Unemployment and Addiction: A Dangerous Mix

The tremendous stress, rejection, fear and frequent bouts of depression that often result from being unemployed are high risk factors for the development of a substance abuse problem. Many people who are struggling with the negative effects of unemployment turn to alcohol or drugs to mitigate the discomfort and sense of helplessness they feel. This is a serious mistake, and it can destroy your entire life.

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The tremendous stress, rejection, fear and frequent bouts of depression that often result from being unemployed are high risk factors for the development of a substance abuse problem. Many people who are struggling with the negative effects of unemployment turn to alcohol or drugs to mitigate the discomfort and sense of helplessness they feel. This is a serious mistake, and it can destroy your entire life.

If you are struggling emotionally during a time of upheaval, it’s important to be aware of the potential for substance abuse, even if you’ve never had a problem in the past. There are holistic solutions available that can help you learn to cope with your situation and avoid the drug/alcohol pitfalls that destroys so many. If you regularly drink or take drugs to cope with depression and stress, or feel a growing temptation to do so, be proactive about the situation now – before things get out of control.

Start by taking a self-assessment test to determine if you might have a problem. Ask yourself the following questions:

  1. Have you ever driven while intoxicated or high?
  2. Have you or anyone else ever been injured as a result of your drinking or drug use?
  3. Are you having problems with work, school or family as a result of drinking or drug use?
  4. Have you broken promises because of drinking or drug use?
  5. Do you get angry if anyone mentions concerns about your drinking or drug use?
  6. Are plans frequently upset or cancelled because of your alcohol or drug use?
  7. Has your drinking or drug use caused family, job or legal problems?
  8. Do you drink or take drugs more heavily than you did a few years ago?

If you answered yes to any of these questions, you may need professional intervention. Make an appointment with a physician who handles addictions or find a facility that meets your needs and budget. There are many options available, from 12-step programs to counseling and inpatient detox.

Many people struggling with addictions do not seek help because they don’t want to admit there is a problem. Addiction is not a cause for shame or embarrassment. It is estimated that fully 10% of Americans are addicted to some type of substance. A large portion of these are people who are unemployed. Don’t let fear of what a family member or friend might think stop you from getting the help you need, and don’t try to go it alone.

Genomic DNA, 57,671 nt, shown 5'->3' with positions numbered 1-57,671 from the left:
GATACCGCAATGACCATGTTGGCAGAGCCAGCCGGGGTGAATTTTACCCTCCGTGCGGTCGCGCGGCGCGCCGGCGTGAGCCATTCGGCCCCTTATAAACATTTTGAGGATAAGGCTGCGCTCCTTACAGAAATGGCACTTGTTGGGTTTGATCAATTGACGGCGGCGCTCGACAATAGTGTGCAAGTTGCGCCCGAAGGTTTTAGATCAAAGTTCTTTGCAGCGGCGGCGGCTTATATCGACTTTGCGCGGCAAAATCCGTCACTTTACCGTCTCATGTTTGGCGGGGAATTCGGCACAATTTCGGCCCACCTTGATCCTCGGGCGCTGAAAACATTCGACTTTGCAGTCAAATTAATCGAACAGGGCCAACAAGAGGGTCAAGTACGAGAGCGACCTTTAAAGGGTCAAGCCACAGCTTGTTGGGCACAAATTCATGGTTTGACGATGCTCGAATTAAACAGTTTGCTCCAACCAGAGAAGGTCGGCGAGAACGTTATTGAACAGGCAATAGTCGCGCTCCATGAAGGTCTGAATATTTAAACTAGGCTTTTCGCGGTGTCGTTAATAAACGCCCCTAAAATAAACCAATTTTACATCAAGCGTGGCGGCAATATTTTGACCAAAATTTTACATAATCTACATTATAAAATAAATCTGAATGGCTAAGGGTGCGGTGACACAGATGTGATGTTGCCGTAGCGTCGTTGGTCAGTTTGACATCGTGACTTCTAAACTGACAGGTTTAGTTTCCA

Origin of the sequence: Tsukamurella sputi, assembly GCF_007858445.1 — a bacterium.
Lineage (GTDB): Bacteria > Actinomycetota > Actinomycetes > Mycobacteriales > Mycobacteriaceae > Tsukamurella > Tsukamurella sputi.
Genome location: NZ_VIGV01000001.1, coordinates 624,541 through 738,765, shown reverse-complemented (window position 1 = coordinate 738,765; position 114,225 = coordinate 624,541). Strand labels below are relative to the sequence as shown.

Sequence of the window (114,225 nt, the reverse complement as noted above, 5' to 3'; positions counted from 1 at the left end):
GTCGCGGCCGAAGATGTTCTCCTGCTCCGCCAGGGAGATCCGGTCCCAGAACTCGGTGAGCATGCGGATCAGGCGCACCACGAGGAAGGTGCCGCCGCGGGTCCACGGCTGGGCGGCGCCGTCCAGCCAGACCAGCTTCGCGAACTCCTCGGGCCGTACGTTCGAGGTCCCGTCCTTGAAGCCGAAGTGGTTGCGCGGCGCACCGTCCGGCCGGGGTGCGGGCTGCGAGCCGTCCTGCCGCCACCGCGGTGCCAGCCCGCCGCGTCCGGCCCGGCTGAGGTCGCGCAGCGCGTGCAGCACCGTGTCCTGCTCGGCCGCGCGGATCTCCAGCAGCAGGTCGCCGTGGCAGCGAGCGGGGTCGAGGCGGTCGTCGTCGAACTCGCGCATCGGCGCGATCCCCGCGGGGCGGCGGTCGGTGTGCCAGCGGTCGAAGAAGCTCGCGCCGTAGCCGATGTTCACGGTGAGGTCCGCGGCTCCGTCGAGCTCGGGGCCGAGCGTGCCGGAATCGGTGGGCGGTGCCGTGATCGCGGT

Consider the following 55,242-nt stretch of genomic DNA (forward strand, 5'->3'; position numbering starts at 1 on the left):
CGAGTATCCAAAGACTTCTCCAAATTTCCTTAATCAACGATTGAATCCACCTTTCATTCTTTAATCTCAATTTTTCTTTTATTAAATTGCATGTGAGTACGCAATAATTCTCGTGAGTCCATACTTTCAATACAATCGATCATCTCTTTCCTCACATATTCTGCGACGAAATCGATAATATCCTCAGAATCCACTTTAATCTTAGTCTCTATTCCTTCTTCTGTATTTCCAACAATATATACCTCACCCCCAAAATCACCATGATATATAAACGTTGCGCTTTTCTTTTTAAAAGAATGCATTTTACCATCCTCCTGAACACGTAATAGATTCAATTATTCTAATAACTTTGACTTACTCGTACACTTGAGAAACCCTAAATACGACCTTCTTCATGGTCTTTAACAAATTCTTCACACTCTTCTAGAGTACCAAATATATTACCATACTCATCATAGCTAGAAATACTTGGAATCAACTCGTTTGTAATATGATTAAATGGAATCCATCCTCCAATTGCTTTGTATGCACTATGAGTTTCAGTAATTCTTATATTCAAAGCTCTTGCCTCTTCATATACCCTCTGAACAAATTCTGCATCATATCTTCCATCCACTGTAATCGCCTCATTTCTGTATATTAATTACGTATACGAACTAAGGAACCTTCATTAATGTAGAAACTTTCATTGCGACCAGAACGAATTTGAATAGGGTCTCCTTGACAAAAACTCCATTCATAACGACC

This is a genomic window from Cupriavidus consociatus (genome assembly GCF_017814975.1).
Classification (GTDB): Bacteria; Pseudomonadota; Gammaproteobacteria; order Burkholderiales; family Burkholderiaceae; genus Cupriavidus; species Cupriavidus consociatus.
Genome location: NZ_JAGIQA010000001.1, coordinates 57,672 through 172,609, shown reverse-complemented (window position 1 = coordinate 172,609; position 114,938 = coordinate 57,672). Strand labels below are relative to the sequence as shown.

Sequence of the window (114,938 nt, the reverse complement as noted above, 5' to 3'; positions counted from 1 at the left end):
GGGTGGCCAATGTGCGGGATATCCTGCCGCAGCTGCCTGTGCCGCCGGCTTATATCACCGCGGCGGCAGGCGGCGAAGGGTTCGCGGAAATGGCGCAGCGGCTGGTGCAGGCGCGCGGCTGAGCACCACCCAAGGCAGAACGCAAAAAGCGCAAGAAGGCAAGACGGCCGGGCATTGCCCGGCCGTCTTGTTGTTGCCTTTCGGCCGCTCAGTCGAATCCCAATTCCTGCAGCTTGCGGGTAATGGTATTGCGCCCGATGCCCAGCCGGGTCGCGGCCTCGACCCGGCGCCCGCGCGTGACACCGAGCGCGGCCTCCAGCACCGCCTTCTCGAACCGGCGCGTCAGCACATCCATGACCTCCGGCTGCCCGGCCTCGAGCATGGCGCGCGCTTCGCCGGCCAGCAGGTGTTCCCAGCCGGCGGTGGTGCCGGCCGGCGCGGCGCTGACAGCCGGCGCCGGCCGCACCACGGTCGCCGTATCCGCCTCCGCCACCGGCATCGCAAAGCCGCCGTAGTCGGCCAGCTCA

In forming an assessment of possible abusive tendencies, it’s important to examine the issues involved in your job loss as well. Is it possible that substance abuse played a role? Were you often late, angry or overly emotional at work after a night out drinking? If so, get help now, before you find another job. Without intervention, the cycle will continue. You may find another job, but chances are good you will lose the next one as well if changes aren’t made.

Once you’ve taken the first step and admitted the problem exists, finding treatment options that are affordable and effective is the next step. If you are recently laid off, try to extend your insurance coverage using COBRA in order to ensure your medical expenses can be met.

If you are not a substance abuser, don’t make the mistake of thinking you could never be one. When you lose a job, go through a divorce or have to cope with any type of severe stress in life, substance abuse is a frequent result. It can happen to anyone. Take steps now to make sure you avoid this destructive problem.

Proactive prevention is key. During your time of unemployment, don’t allow yourself to withdraw. Continue to exercise regularly, involve yourself in networking and seek out fellowship with friends and family. Many people find prayer, meditation, yoga and other spiritual activities to be beneficial in combating the negative emotions that can lead to abuse.

Keep yourself busy with a schedule of positive endeavors – volunteer, walk in the park, treat yourself to a movie – sitting at home alone, dwelling on the past is a recipe for trouble. Preventing yourself from becoming dependent on a substance is much easier than dealing with a full-blown addiction. Take it seriously and don’t be afraid to ask for help when you feel overwhelmed.

Blog written by George Joseph, LCDC
George Joseph is a Licensed Chemical Dependency Counselor who began his career in 1983. George is the CEO of The Right Step,...